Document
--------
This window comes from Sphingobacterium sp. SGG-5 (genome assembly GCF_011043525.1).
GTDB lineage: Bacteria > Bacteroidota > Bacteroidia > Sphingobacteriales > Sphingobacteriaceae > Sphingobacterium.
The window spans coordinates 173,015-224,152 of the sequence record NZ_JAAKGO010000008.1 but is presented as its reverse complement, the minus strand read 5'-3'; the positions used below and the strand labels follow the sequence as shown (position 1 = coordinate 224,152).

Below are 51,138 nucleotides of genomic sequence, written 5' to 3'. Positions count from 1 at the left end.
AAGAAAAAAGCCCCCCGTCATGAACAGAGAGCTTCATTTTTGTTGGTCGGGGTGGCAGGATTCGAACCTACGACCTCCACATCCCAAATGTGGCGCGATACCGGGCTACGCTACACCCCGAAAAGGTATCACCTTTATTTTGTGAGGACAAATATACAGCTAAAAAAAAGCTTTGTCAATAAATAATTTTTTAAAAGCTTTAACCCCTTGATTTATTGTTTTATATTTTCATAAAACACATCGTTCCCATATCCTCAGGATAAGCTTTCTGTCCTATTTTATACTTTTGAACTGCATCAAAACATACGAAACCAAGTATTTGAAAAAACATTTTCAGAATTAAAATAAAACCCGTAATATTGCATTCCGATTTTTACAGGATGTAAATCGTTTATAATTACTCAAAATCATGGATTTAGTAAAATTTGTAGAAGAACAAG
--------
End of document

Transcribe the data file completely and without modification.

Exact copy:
This window comes from Sphingobacterium sp. SGG-5 (genome assembly GCF_011043525.1).
GTDB lineage: Bacteria > Bacteroidota > Bacteroidia > Sphingobacteriales > Sphingobacteriaceae > Sphingobacterium.
The window spans coordinates 173,015-224,152 of the sequence record NZ_JAAKGO010000008.1 but is presented as its reverse complement, the minus strand read 5'-3'; the positions used below and the strand labels follow the sequence as shown (position 1 = coordinate 224,152).

Below are 51,138 nucleotides of genomic sequence, written 5' to 3'. Positions count from 1 at the left end.
AAGAAAAAAGCCCCCCGTCATGAACAGAGAGCTTCATTTTTGTTGGTCGGGGTGGCAGGATTCGAACCTACGACCTCCACATCCCAAATGTGGCGCGATACCGGGCTACGCTACACCCCGAAAAGGTATCACCTTTATTTTGTGAGGACAAATATACAGCTAAAAAAAAGCTTTGTCAATAAATAATTTTTTAAAAGCTTTAACCCCTTGATTTATTGTTTTATATTTTCATAAAACACATCGTTCCCATATCCTCAGGATAAGCTTTCTGTCCTATTTTATACTTTTGAACTGCATCAAAACATACGAAACCAAGTATTTGAAAAAACATTTTCAGAATTAAAATAAAACCCGTAATATTGCATTCCGATTTTTACAGGATGTAAATCGTTTATAATTACTCAAAATCATGGATTTAGTAAAATTTGTAGAAGAACAAG